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Pensacola terrorist attack was the 'brutal culmination of years of planning' by a longtime al-Qaeda associate, FBI director says


The killer had shared 'plans and tactics' with the terrorist organization

Photo by Josh Brasted/Getty Images

During a news conference Monday, Attorney General William Barr and FBI Director Christopher Wray confirmed that the Pensacola gunman, Mohammed al-Shamrani, had "significant ties" to al-Qaeda in the Arabian Peninsula, known as AQAP.

Wray said that new evidence found on al-Shamrani's phones showed that the deadly attack in December that killed three Americans and injured eight others was "the brutal culmination of years of planning and preparation by a longtime AQAP associate."

The FBI director added that al-Shamrani did not radicalize after arriving in the United States but was radicalized at least as early as 2015 and, in the following years, engaged in consistent communication with top AQAP operatives. One of those operatives was Abdullah al-Maliki, which both Wray and Barr said is now the subject of a counterterrorism operation.

According to Wray, al-Shamrani had shared "plans and tactics" with AQAP, which later claimed credit for the attack. The Associated Press reported that AQAP "has long been considered the global network's most dangerous branch and has attempted to carry out attacks on the U.S. mainland."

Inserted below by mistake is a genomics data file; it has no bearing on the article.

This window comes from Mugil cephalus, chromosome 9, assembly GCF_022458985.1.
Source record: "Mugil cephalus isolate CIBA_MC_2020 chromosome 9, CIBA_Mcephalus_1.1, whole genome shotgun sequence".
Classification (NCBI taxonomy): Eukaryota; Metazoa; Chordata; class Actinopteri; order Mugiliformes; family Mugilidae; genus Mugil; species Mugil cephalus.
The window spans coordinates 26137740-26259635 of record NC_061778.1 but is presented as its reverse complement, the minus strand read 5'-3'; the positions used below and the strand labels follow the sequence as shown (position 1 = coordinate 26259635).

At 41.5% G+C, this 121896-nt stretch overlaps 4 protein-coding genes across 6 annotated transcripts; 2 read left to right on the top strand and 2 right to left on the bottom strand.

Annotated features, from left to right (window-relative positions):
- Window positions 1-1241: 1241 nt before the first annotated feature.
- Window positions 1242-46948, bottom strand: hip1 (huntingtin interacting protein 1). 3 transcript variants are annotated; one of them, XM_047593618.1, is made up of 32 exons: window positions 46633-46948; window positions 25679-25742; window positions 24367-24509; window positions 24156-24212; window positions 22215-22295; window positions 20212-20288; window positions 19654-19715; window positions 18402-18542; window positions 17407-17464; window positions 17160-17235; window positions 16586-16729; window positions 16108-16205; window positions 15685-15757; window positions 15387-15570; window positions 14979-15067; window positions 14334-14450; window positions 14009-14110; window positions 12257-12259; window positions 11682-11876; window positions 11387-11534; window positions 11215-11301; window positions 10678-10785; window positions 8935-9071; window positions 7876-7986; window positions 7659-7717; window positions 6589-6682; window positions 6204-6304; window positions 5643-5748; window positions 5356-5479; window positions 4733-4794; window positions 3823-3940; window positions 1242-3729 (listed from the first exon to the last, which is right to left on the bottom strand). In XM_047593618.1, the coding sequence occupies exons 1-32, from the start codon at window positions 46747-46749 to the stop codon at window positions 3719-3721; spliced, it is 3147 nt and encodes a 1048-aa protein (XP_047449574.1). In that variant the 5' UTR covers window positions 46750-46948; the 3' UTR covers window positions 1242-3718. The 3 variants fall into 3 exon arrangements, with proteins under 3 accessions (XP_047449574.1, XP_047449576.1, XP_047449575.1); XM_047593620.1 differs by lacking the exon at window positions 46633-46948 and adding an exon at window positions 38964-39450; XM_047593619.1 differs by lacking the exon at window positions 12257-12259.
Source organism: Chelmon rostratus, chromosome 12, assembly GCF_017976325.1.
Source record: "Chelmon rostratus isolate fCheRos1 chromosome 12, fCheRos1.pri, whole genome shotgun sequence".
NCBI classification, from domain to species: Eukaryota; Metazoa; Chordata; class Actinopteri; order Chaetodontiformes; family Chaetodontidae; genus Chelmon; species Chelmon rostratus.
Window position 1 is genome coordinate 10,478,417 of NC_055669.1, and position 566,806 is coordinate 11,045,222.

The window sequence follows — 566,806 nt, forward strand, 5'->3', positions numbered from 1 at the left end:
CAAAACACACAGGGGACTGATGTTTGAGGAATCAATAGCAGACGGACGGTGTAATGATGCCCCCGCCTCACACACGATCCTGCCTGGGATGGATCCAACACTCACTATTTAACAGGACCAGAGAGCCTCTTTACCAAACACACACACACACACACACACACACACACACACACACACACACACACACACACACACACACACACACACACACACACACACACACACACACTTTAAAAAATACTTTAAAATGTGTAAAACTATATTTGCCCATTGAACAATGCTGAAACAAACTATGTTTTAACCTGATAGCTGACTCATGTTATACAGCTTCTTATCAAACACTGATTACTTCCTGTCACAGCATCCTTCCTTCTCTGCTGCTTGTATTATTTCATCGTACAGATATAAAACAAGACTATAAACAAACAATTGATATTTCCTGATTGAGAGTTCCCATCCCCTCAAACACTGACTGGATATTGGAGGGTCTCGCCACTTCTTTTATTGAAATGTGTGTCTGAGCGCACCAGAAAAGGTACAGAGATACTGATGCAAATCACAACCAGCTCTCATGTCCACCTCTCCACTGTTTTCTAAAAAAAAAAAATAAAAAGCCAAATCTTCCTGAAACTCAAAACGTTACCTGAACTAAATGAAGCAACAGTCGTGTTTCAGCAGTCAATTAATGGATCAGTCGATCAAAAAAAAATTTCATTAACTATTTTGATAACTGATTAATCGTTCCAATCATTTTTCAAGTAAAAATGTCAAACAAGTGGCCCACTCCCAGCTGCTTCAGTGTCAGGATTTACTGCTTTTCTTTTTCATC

WATCH: Attorney General Barr and FBI Director Wray hold a news conference on Pensacola shootings youtu.be

On Dec. 6, al-Shamrani opened fire at a Naval Air Station in Pensacola, Florida. The killer was a member of the Saudi military and was in aviation training at the military base. He was killed during the attack by an Escambia County sheriff's deputy.

During the initial stages of the investigation, federal officials were left with little doubt that al-Shamrani was motivated by jihadist ideology, but were unable to access his phones to prove that the attack was a coordinated effort. The Department of Justice sought assistance from Apple in unlocking the encrypted phones, but the tech company denied the request.

Finally, months later, FBI agents were able to gain access to the phones, though neither Wray nor Barr went into specific detail as to how.

"In a combination of skill and determination, the men and women of the FBI have succeeded in accessing the terrorist's two phones, both of which he tried to destroy," Wray said, commending bureau agents.

During the news conference, Barr did not shy away from noting his displeasure with Apple's refusal to cooperate with federal agents, lamenting that it "took over four months and large sums of taxpayer dollars to obtain evidence that should have been easily and quickly accessible when we obtained court orders."

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